FEMA close to adopting standard for emergency alerts

The Federal Emergency Management Agency expects to adopt the Common Alerting Protocol 1.1 for the national emergency warning and alert system by early next year, FEMA officials said today.

The goal is to create a national infrastructure so digital messages can be sent seamlessly to televisions, radios, computer desktops and other elements of FEMA’s Integrated Public Alert and Warning System, said Lance Craver, program manager for the system.

“We are working with our partners to create the infrastructure and interoperability,” Craver said.

The protocol is an open-source technical standard developed by volunteers seven years ago. It was accepted by the Organization for the Advancement of Structured Information Standards (OASIS) in 2004, and later refined by that organization. It has been widely adopted among emergency managers and broadcasters as well as disaster managers at FEMA. It has long been anticipated that FEMA would make it an official standard.

Under law, participants in the Emergency Alert System (EAS), including broadcasters and emergency managers, will be required to be in compliance with the CAP 1.1 standard in 180 days after FEMA makes the standard official. One reason the process has been extended over time is to ensure that the participants are fully ready to take that step, said FEMA spokeswoman Mary-Margaret Walker.

Over the next six months, FEMA officials are working with several federal and industry partners, including OASIS, to clarify how certain optional parts of the CAP are to be used, and to iron out some interoperability issues, Craver said.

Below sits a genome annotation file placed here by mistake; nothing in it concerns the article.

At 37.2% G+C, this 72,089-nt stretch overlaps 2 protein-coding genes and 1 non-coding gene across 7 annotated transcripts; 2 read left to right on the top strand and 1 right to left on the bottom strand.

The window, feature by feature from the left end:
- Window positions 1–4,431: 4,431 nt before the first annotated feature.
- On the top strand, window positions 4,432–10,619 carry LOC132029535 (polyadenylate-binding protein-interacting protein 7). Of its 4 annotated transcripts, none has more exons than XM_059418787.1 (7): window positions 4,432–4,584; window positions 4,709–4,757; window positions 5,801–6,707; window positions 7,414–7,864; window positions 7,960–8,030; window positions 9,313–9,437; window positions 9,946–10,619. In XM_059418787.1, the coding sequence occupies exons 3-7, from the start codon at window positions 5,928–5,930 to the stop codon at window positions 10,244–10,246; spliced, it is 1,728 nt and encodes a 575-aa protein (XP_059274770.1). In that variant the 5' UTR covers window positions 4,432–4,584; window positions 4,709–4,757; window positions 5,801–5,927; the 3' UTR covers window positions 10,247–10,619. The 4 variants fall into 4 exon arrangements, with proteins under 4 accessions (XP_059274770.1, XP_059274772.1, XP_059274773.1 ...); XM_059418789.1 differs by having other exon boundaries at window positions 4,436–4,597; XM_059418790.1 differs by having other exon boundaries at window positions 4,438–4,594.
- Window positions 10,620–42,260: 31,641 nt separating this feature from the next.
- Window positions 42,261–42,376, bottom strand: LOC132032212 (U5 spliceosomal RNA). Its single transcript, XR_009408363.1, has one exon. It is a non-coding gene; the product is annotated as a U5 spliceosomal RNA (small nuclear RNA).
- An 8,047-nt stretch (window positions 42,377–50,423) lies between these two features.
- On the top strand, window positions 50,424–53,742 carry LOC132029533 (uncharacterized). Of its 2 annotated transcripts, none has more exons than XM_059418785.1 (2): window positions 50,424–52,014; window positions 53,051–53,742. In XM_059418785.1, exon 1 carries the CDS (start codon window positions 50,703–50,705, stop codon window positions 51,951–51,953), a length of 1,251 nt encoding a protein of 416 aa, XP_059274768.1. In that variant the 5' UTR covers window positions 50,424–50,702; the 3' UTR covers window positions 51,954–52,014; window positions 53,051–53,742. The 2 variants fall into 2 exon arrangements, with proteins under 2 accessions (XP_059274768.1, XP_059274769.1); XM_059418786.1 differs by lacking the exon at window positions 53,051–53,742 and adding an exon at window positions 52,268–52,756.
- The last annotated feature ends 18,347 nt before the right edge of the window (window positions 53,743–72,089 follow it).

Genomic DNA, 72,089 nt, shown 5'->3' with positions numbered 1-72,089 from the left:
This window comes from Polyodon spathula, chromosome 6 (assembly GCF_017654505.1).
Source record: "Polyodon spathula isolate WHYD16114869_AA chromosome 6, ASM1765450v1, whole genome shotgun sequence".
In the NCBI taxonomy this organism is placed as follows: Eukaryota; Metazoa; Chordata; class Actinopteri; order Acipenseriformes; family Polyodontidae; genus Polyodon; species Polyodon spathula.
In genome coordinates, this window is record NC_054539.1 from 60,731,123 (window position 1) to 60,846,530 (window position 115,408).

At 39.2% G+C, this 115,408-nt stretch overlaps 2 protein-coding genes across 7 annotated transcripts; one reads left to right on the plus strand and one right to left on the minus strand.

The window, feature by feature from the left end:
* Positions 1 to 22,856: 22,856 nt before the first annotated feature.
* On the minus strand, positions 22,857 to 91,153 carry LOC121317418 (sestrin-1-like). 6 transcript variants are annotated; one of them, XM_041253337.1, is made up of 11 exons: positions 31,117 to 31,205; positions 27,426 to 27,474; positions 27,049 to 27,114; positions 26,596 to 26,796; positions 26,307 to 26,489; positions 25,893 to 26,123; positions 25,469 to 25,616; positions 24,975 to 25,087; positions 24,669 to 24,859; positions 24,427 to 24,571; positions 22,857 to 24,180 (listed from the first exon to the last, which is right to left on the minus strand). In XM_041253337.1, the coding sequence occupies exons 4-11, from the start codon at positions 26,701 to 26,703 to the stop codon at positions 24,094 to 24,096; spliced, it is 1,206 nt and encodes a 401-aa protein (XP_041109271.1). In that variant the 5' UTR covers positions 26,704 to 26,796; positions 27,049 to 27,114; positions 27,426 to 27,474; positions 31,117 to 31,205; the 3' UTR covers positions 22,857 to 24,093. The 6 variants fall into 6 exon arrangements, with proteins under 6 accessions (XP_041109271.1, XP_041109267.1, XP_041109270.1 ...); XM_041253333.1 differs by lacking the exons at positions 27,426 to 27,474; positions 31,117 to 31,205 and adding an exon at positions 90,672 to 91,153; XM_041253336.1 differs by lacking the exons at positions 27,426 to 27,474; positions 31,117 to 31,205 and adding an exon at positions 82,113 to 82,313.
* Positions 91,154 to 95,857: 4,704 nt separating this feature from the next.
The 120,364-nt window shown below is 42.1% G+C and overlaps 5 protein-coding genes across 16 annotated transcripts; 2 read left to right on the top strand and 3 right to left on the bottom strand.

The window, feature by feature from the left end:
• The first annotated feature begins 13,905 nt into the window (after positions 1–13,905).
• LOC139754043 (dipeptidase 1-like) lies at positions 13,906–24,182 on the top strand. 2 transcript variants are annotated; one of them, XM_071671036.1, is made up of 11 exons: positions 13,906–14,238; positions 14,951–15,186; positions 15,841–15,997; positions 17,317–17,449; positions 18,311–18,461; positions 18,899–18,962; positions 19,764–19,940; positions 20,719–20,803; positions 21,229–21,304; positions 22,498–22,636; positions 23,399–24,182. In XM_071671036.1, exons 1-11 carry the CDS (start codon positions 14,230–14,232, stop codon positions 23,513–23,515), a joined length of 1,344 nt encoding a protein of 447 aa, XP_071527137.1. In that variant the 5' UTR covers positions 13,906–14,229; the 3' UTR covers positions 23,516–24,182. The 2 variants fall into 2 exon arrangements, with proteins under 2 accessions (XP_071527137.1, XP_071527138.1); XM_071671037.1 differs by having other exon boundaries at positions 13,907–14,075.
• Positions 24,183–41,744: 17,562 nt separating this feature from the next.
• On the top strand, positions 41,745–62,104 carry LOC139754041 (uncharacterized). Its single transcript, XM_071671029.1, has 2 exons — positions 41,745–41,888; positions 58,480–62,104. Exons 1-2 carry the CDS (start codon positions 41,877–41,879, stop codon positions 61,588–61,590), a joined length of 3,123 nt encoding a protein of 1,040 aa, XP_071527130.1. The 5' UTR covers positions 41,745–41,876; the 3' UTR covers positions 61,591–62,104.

During that time, FEMA and its partners will be developing specific formats, or profiles, for messages to be shared in the EAS, Craver said. Additional formats may be created for specific types of emergencies, such as health care events or events that originate with a chemical sensor reading, he said.

FEMA, in conjunction with the National Institute of Standards and Technology, is working on creating a testing structure so that vendors can evaluate whether their CAP messaging software and hardware products are aligned with the profiles and are interoperable with one another, Craver said.

“Arriving at standards and protocols that work for everyone is a complex process,” Martha Rainville, assistant administrator of FEMA’s National Continuity Programs Directorate, which oversees the warning system, said in a news release.

But FEMA intends to formally adopt and publish a profile in line with CAP 1.1 early next year. "We are working closely with partners across the government, private sector and nonprofit community to develop a CAP profile that ensures the interoperability needed to deliver alerts and warnings to more people in more locations through more paths,” Rainville said.

About the Author

Alice Lipowicz is a staff writer covering government 2.0, homeland security and other IT policies for Federal Computer Week.

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